Kindness should be our native language. The longer I’m married (only 13 years, so I still have much to learn), the more I believe that the key to happiness in a marriage is mutual kindness. It’s the hardest and the simplest thing. (Most of the time, the simplest thing is the hardest.) Also, the key to moving forward as a country? Kindness. The key to unlocking the deep and gnarled roots of racism, sexism, homophobia, and xenophobia? It’s kindness. The more we practice listening, knowing, and befriending one another, the more the world will change around us. I believe that. Fiercely.
The elderly have powerful things to teach us, and they deserve our time and our attention. I believe our culture and our nation is suffering acutely because we have forgotten how to listen to our elders. The simple way is always the hardest, but if we want to slow down our wild lives, we could start by visiting the vulnerable; start by listening to the ones whose wild lives have been forcibly slowed down. There is deep wisdom there.
I choose whether time is my friend or my enemy. If time is controlling me, and my schedule does not reflect what I say are my priorities, I’m the one who has to make a change. I can’t blame the world for asking too much of me. I have to choose to slow my life down, and choose to make space for the people who matter most, even if that means sacrificing my status or my success.
Wise people pay attention to their bodies. My body is not simply an annoying ball of feelings that I’m forced to carry around. It’s a gift from God. It’s a friend that wants to teach me about my soul if I’m careful enough to listen. Exhaustion and stress lead me to anger and anxiety. Every time I’ve hunkered down, forced myself to work through the pain or ignore my sadness or fatigue, the more I become the person I don’t want to be: quick to rage, less able to listen to the needs around me. God gave us our bodies so we can test the wind, learn the direction from which the storm is coming. The more we listen, the more we are prepared when the storm arrives (and it always does).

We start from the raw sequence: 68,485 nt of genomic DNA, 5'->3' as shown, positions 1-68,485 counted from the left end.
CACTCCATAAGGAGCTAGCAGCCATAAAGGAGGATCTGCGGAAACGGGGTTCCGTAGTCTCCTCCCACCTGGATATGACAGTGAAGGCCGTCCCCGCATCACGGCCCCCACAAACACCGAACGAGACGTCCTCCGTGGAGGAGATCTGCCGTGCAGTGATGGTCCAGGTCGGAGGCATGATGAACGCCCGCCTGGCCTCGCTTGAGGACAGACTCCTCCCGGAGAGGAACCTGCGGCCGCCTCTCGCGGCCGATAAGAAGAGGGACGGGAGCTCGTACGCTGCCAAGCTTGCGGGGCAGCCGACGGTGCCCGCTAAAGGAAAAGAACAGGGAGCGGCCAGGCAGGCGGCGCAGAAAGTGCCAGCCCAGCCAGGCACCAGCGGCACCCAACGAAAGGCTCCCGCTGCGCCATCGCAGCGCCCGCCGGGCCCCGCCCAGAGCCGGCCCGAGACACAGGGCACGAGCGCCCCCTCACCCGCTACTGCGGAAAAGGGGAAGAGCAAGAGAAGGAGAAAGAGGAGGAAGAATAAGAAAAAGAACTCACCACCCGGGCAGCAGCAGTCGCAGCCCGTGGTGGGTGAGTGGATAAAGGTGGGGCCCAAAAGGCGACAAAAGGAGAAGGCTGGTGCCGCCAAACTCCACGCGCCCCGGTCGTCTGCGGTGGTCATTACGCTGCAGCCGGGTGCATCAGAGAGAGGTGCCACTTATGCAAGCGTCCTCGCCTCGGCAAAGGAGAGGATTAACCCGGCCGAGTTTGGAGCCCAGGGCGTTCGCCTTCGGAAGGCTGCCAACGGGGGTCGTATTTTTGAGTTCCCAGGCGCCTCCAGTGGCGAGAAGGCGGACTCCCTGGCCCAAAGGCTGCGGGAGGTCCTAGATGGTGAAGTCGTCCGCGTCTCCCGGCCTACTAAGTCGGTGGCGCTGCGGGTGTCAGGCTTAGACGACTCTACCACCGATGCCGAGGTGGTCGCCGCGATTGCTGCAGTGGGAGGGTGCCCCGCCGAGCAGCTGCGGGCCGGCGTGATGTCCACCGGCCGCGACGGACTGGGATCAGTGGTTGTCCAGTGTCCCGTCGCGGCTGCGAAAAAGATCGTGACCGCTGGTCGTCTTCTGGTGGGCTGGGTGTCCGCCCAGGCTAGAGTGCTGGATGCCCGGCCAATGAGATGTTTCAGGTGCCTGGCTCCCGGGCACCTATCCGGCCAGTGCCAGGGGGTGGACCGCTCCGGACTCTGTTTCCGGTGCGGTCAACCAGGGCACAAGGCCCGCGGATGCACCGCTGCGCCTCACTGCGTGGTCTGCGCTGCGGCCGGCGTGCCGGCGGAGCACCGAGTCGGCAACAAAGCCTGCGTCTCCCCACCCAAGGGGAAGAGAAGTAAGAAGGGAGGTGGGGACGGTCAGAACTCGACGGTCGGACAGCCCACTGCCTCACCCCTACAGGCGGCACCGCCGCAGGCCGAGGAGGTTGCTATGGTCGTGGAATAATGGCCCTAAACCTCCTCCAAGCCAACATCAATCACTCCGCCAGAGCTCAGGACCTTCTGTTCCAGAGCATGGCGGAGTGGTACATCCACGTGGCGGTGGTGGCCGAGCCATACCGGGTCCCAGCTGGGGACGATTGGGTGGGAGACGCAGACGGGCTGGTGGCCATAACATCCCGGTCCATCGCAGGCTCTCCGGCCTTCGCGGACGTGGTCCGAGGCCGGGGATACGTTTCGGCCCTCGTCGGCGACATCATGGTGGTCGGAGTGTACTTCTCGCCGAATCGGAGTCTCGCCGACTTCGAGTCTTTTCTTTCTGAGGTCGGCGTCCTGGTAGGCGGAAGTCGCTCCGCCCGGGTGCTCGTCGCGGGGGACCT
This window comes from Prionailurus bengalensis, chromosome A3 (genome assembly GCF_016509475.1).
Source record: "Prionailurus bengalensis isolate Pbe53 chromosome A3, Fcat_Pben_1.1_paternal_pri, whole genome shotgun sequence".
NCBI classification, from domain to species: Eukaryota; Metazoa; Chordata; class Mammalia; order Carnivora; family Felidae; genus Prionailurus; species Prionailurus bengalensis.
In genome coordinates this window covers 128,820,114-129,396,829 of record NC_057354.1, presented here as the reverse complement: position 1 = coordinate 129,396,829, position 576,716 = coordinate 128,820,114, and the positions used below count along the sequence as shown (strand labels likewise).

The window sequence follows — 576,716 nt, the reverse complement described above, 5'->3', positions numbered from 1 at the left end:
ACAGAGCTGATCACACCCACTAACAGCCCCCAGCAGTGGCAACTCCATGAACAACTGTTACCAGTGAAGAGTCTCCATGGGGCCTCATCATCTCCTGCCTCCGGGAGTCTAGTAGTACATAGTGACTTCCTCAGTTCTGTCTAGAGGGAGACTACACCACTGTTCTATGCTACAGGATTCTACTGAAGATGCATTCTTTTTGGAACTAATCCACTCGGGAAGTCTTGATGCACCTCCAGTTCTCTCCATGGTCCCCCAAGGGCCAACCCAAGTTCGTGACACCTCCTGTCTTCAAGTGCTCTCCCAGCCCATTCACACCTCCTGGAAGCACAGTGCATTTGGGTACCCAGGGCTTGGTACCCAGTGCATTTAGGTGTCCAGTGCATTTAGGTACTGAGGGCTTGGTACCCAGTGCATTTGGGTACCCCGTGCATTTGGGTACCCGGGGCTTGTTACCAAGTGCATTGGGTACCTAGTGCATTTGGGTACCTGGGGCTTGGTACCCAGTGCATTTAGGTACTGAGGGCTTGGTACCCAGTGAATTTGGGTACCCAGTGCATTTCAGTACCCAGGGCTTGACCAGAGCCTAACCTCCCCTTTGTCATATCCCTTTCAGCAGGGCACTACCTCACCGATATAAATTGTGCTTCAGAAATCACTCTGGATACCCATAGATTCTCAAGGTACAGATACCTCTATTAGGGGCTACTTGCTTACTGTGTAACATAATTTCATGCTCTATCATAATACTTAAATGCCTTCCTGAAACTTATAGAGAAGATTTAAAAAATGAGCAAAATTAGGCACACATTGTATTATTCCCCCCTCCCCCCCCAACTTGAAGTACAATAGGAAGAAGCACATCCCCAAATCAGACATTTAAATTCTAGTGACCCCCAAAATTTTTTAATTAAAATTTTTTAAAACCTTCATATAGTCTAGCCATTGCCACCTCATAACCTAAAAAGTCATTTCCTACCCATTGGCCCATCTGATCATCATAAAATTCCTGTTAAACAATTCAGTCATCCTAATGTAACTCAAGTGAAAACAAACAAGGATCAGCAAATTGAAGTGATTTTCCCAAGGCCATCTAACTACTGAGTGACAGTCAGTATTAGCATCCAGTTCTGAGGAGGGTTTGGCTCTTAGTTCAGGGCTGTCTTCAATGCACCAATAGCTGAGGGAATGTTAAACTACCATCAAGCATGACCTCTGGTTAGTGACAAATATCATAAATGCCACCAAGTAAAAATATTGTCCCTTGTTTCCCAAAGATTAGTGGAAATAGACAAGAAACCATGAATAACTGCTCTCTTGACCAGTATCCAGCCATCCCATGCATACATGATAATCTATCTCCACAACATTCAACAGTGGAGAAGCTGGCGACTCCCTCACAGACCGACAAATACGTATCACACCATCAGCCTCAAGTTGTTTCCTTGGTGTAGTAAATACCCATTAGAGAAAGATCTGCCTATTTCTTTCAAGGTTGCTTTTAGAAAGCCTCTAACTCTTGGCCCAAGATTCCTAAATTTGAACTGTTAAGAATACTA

Sorrow and suffering will be part of my life no matter what: I choose what that suffering does to me. I can either run from the pain of this world, or lean into it. Those who lean into suffering are battered, of course. But they come out of the battering smoother, like stones at the bottom of a river. Those who run from pain are still battered by it, but it doesn’t make them stronger, only more bitter. I don’t want pain, but when it comes I pray I’ll allow it to make me wise, that I’ll come out on the other side closer to the woman God has created me to be.
Prayer changes us because God changes us. There is nothing easy about prayer. Also, prayer is incredibly simple. This is the rich dichotomy of the spiritual life. God wants to meet with us, and also? God is already here, already active. Prayer is simply allowing ourselves to be loved by our Creator, to be redirected toward the Way of Jesus, to be made whole. There is much work to be done in the world, much work to be done in our own hearts, but it all starts with the movement of God: in us, in the world. We are loved, and prayer is simply coming back home to that love, choosing to live there in the space where our Creator is endlessly making peace, mending brokenness, and creating beauty.